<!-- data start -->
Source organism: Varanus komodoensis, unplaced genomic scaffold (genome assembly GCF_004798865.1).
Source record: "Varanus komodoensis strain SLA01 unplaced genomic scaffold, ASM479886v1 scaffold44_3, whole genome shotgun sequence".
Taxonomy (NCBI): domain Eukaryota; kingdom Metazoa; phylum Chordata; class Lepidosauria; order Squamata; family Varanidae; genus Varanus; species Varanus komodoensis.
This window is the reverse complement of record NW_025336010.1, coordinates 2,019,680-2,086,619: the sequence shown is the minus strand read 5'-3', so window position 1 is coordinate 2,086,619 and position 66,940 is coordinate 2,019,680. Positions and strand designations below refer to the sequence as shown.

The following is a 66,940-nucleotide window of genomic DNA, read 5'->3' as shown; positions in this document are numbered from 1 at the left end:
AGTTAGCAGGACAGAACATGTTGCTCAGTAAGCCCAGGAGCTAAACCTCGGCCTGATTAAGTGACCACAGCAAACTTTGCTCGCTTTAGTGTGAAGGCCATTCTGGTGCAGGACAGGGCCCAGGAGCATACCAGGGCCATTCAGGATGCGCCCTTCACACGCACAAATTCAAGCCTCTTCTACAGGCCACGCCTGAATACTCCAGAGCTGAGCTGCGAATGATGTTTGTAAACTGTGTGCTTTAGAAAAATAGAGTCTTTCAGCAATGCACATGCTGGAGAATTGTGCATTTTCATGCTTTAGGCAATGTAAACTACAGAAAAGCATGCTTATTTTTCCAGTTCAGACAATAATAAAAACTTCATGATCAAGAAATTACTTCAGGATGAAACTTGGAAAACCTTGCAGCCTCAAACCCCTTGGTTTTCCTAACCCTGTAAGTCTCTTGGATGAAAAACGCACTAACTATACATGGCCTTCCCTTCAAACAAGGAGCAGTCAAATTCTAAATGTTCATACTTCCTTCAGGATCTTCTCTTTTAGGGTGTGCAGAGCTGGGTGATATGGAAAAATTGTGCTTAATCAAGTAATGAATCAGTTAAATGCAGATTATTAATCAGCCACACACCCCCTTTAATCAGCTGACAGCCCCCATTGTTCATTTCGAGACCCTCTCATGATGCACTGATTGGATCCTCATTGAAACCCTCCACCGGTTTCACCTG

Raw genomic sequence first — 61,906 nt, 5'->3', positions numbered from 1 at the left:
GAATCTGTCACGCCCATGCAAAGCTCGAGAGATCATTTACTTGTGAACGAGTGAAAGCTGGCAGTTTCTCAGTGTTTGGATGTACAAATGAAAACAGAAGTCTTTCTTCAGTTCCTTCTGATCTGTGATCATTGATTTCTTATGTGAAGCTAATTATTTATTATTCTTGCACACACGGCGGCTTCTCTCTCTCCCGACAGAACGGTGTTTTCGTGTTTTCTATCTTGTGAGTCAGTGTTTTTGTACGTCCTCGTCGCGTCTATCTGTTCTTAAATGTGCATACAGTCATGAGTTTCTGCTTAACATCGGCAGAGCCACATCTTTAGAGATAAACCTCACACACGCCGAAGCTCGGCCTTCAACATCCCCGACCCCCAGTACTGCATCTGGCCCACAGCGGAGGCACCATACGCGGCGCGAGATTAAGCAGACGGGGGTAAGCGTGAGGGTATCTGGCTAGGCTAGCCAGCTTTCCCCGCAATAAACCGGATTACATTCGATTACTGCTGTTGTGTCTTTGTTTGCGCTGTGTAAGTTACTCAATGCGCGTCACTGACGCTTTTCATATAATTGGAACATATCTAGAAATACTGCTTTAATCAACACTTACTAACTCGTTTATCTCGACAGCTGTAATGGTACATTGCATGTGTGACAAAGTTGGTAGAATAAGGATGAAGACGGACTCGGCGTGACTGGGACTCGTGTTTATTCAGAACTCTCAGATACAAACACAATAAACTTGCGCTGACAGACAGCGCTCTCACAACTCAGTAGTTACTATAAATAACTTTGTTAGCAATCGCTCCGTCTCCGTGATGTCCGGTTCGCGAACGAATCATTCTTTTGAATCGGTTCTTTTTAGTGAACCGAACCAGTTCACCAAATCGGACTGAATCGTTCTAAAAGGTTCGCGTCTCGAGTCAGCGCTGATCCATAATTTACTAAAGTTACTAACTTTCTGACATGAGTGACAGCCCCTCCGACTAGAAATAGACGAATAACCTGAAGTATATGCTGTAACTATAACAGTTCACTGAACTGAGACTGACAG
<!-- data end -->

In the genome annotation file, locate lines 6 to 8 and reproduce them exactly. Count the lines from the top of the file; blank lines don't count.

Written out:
AGTTAGCAGGACAGAACATGTTGCTCAGTAAGCCCAGGAGCTAAACCTCGGCCTGATTAAGTGACCACAGCAAACTTTGCTCGCTTTAGTGTGAAGGCCATTCTGGTGCAGGACAGGGCCCAGGAGCATACCAGGGCCATTCAGGATGCGCCCTTCACACGCACAAATTCAAGCCTCTTCTACAGGCCACGCCTGAATACTCCAGAGCTGAGCTGCGAATGATGTTTGTAAACTGTGTGCTTTAGAAAAATAGAGTCTTTCAGCAATGCACATGCTGGAGAATTGTGCATTTTCATGCTTTAGGCAATGTAAACTACAGAAAAGCATGCTTATTTTTCCAGTTCAGACAATAATAAAAACTTCATGATCAAGAAATTACTTCAGGATGAAACTTGGAAAACCTTGCAGCCTCAAACCCCTTGGTTTTCCTAACCCTGTAAGTCTCTTGGATGAAAAACGCACTAACTATACATGGCCTTCCCTTCAAACAAGGAGCAGTCAAATTCTAAATGTTCATACTTCCTTCAGGATCTTCTCTTTTAGGGTGTGCAGAGCTGGGTGATATGGAAAAATTGTGCTTAATCAAGTAATGAATCAGTTAAATGCAGATTATTAATCAGCCACACACCCCCTTTAATCAGCTGACAGCCCCCATTGTTCATTTCGAGACCCTCTCATGATGCACTGATTGGATCCTCATTGAAACCCTCCACCGGTTTCACCTG

Raw genomic sequence first — 61,906 nt, 5'->3', positions numbered from 1 at the left:
GAATCTGTCACGCCCATGCAAAGCTCGAGAGATCATTTACTTGTGAACGAGTGAAAGCTGGCAGTTTCTCAGTGTTTGGATGTACAAATGAAAACAGAAGTCTTTCTTCAGTTCCTTCTGATCTGTGATCATTGATTTCTTATGTGAAGCTAATTATTTATTATTCTTGCACACACGGCGGCTTCTCTCTCTCCCGACAGAACGGTGTTTTCGTGTTTTCTATCTTGTGAGTCAGTGTTTTTGTACGTCCTCGTCGCGTCTATCTGTTCTTAAATGTGCATACAGTCATGAGTTTCTGCTTAACATCGGCAGAGCCACATCTTTAGAGATAAACCTCACACACGCCGAAGCTCGGCCTTCAACATCCCCGACCCCCAGTACTGCATCTGGCCCACAGCGGAGGCACCATACGCGGCGCGAGATTAAGCAGACGGGGGTAAGCGTGAGGGTATCTGGCTAGGCTAGCCAGCTTTCCCCGCAATAAACCGGATTACATTCGATTACTGCTGTTGTGTCTTTGTTTGCGCTGTGTAAGTTACTCAATGCGCGTCACTGACGCTTTTCATATAATTGGAACATATCTAGAAATACTGCTTTAATCAACACTTACTAACTCGTTTATCTCGACAGCTGTAATGGTACATTGCATGTGTGACAAAGTTGGTAGAATAAGGATGAAGACGGACTCGGCGTGACTGGGACTCGTGTTTATTCAGAACTCTCAGATACAAACACAATAAACTTGCGCTGACAGACAGCGCTCTCACAACTCAGTAGTTACTATAAATAACTTTGTTAGCAATCGCTCCGTCTCCGTGATGTCCGGTTCGCGAACGAATCATTCTTTTGAATCGGTTCTTTTTAGTGAACCGAACCAGTTCACCAAATCGGACTGAATCGTTCTAAAAGGTTCGCGTCTCGAGTCAGCGCTGATCCATAATTTACTAAAGTTACTAACTTTCTGACATGAGTGACAGCCCCTCCGACTAGAAATAGACGAATAACCTGAAGTATATGCTGTAACTATAACAGTTCACTGAACTGAGACTGACAG